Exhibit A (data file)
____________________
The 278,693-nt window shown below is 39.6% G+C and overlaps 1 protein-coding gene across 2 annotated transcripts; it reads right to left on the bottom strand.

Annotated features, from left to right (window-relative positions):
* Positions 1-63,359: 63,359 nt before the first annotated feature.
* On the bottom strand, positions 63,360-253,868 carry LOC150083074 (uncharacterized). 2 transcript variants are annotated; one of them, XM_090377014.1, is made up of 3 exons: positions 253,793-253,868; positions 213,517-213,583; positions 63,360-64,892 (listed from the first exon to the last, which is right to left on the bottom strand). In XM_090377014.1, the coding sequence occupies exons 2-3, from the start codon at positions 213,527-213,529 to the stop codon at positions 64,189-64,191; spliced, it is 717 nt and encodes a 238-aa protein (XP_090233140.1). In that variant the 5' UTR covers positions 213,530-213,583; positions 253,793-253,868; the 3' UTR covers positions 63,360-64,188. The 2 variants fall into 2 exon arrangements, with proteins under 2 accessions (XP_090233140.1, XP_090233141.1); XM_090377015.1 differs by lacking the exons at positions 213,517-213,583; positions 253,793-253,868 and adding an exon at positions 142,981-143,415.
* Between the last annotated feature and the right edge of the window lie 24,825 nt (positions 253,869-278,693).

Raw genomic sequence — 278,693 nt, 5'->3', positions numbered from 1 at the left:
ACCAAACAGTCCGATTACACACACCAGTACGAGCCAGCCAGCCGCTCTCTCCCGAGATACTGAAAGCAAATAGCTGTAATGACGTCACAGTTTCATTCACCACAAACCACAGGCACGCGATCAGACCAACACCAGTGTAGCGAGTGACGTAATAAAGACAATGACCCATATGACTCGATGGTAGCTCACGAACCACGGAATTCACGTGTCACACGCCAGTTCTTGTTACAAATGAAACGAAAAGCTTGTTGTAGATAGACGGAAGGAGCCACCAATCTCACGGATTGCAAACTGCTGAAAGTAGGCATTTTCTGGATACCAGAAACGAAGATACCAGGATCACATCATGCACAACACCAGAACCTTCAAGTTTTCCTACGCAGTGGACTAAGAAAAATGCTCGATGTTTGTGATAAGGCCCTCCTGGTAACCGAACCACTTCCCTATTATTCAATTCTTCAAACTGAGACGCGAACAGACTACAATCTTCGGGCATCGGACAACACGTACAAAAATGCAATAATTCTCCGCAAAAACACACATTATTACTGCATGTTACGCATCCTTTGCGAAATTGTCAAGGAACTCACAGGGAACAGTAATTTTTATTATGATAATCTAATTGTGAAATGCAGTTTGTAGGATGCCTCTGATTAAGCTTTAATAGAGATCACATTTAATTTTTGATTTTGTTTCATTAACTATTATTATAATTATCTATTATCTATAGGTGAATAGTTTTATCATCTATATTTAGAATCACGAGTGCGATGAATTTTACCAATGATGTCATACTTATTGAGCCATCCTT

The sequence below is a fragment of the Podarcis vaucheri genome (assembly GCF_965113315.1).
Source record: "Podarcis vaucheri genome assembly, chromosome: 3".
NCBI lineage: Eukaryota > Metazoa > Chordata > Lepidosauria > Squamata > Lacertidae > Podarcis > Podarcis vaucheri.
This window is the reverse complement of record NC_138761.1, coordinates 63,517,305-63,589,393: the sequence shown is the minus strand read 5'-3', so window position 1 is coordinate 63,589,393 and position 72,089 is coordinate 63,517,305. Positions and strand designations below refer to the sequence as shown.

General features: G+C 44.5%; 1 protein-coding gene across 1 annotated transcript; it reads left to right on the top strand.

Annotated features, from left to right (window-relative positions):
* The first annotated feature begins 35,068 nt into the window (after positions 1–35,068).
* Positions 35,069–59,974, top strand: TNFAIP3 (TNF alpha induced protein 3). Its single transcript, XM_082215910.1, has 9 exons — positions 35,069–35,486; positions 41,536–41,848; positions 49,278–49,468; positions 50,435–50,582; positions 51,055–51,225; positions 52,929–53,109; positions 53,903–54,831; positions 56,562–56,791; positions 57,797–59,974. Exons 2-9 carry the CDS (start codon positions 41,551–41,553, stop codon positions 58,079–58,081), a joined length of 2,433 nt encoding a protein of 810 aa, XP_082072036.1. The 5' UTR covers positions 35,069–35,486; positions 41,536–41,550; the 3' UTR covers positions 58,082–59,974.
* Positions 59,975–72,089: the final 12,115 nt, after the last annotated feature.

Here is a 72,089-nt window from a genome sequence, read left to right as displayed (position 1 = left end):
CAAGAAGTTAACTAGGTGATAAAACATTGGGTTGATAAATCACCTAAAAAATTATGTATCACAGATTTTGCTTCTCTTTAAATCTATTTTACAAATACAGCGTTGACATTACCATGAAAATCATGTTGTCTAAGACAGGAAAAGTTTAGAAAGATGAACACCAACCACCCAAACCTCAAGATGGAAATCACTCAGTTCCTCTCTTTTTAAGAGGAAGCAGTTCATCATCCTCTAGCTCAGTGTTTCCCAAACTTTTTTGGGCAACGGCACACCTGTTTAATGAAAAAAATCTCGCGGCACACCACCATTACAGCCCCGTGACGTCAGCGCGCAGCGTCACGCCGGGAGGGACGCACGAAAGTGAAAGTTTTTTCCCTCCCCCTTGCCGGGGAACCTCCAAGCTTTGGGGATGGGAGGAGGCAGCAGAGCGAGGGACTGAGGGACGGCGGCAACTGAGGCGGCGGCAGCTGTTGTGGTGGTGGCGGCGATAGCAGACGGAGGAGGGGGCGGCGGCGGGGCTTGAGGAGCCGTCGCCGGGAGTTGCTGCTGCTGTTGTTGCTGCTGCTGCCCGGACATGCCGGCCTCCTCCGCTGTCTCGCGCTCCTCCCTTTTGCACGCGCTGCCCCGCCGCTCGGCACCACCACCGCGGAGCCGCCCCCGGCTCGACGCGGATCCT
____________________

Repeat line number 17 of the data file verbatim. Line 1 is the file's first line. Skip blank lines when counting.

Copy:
Here is a 72,089-nt window from a genome sequence, read left to right as displayed (position 1 = left end):